From today, Hindi speakers in Auckland with limited or no English, will have access to a friendship-based telephone service in their own language.

Following the 2018 launch of the St John Caring Caller service in Chinese (Mandarin and Cantonese), St John is extending its delivery to reach more isolated individuals from minority communities, with the launch of the service in Hindi. A team of volunteers in Auckland are ready and excited to be offering their support to their fellow community members but more volunteers are needed.

St John Caring Caller volunteer, Jaya Sharda, says it’s a great way of removing the language barrier for Hindi speakers and creating the chance to share common interests with like-minded people.  

“Being a proficient communicator in Hindi, Punjabi, Urdu and a few other regional Indian languages, this is the perfect opportunity for me to serve others and give back to the community.”

The St John Caring Caller service is a free, confidential telephone service which connects people who need a friend with people who have time to listen and chat. The service already has more than 800 volunteers around New Zealand, regularly connecting with over 1,250 clients, who range in age and ethnicity.  

The Hindi service has been made possible with generous funding from Commonwealth Vault, which has committed to giving $15,000 across three years, to support this initiative.  

St John Director of Community Health Services, Sarah Manley says the service is part of the organisation’s commitment to building community resilience by contributing towards the health and wellbeing of all New Zealanders.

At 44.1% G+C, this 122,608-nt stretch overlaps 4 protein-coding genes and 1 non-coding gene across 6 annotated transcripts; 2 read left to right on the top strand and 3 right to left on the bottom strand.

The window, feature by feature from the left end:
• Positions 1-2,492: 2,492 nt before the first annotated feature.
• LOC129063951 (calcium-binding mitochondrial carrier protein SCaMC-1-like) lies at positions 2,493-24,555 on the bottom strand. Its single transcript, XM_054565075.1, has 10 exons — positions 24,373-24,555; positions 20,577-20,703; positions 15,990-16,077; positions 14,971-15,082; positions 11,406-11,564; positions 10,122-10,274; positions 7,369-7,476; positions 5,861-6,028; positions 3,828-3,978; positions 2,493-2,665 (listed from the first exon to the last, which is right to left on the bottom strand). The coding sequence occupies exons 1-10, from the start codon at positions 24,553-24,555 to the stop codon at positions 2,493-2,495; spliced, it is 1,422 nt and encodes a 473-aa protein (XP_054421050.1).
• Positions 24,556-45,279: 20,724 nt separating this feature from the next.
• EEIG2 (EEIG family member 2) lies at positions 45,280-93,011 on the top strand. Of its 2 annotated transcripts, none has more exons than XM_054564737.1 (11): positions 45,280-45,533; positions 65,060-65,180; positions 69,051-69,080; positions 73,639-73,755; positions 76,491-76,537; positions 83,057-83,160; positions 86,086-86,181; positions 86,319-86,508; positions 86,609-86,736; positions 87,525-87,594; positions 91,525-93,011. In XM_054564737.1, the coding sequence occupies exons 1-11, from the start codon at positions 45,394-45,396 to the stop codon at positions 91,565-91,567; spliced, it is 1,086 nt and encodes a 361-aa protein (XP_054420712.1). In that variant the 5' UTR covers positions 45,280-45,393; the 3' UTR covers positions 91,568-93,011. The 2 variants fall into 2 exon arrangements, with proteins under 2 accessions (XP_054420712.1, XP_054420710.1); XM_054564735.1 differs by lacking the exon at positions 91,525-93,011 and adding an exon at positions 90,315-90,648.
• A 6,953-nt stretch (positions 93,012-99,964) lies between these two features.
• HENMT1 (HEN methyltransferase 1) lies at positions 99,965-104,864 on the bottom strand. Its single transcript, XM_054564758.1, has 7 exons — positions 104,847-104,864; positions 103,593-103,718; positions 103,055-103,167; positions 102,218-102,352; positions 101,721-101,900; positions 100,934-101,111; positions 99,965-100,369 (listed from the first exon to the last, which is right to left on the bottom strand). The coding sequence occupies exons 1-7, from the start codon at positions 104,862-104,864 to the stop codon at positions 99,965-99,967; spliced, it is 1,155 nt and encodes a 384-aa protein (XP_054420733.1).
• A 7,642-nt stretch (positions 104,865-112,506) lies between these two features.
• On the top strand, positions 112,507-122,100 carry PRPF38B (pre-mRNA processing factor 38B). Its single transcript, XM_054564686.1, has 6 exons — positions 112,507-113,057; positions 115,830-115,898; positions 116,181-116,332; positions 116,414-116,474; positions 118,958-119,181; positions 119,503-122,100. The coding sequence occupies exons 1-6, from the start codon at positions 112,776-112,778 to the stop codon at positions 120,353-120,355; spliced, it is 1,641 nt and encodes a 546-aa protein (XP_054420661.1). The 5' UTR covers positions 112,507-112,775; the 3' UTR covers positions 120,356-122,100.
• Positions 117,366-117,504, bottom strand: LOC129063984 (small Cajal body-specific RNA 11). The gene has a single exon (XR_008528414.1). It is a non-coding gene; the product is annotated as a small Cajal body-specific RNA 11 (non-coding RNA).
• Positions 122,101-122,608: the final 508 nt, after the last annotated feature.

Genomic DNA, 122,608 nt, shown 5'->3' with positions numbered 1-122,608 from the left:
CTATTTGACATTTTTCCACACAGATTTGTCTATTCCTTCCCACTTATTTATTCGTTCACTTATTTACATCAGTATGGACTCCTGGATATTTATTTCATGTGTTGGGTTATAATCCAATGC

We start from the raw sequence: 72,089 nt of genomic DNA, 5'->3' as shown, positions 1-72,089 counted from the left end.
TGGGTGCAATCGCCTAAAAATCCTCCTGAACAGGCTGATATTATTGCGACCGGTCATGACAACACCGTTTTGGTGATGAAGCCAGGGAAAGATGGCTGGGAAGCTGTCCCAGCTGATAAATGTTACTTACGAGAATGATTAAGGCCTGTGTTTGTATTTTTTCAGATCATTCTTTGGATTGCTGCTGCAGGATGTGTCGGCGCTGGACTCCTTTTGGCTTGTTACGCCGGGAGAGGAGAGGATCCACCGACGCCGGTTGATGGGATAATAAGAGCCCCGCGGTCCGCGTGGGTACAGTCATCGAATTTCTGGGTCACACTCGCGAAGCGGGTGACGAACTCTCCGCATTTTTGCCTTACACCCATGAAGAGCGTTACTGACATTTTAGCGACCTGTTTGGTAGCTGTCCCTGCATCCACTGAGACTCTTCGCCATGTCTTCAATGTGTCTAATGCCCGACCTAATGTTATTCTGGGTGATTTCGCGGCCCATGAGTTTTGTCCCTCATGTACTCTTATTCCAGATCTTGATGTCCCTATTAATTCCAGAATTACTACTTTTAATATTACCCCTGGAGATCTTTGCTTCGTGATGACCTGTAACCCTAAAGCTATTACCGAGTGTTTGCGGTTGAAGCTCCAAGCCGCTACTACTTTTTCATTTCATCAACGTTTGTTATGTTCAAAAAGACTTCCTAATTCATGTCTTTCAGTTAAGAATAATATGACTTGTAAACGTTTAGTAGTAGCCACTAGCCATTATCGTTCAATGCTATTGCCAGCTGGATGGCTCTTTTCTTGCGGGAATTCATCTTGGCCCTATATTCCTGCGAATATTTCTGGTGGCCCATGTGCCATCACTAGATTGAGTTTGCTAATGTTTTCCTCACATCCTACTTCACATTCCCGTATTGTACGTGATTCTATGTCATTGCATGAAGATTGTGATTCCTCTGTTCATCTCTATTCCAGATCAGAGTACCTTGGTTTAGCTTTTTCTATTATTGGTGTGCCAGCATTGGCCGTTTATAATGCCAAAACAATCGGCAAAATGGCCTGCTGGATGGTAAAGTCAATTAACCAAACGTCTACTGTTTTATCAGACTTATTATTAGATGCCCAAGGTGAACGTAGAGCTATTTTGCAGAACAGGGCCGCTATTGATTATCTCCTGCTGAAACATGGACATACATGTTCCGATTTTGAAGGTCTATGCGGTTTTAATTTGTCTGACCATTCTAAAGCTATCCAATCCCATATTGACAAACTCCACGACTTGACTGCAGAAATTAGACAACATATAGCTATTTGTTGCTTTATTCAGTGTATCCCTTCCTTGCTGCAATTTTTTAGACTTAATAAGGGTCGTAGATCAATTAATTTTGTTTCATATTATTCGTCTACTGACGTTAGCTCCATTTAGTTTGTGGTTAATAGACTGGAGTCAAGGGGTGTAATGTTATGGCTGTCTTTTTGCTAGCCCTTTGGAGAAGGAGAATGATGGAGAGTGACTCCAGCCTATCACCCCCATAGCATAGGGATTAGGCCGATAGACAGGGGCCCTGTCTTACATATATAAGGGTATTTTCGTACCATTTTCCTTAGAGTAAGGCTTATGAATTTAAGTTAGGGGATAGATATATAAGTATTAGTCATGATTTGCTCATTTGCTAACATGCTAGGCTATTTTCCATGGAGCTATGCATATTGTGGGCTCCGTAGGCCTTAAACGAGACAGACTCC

“There’s been a lot of research into the detrimental impacts of chronic loneliness, irrespective of a person’s age or circumstances. We know that New Zealand’s ageing population is growing rapidly, with many people living alone and without friends and family close by. There are also individuals in minority communities who lack English. Through our programmes like Caring Caller, we are addressing social isolation by reaching out to provide better care for those who are vulnerable and lonely.”

Anyone living alone or housebound due to illness or disability, can contact St John about getting a Caring Caller. Each client is paired up with a volunteer whose personality and interests are compatible. While it’s not a helpline in any way, a Caring Caller can also notify the right people, such as St John, if their chat friend isn’t well or doesn’t answer.

“People who are lonely don’t always recognise that they need a friend, so it’s up to others to get the ball rolling. We welcome referrals from community-minded people who know of someone who could use a friend,” says Ms Manley.

Anyone who thinks they, or a friend or relative, could benefit from the free Hindi Caring Caller service should call 0800 ST JOHN (0800 785 646) or email Prospective clients will be directed on how to apply and once the process gets underway, callers and clients are matched and a schedule set up.

Anyone who enjoys talking and would be interested in becoming a Caring Caller can sign up at

For further information about Caring Caller and other St John community services, visit




Beverley Tse

St John Communications Advisor

M 0273181553


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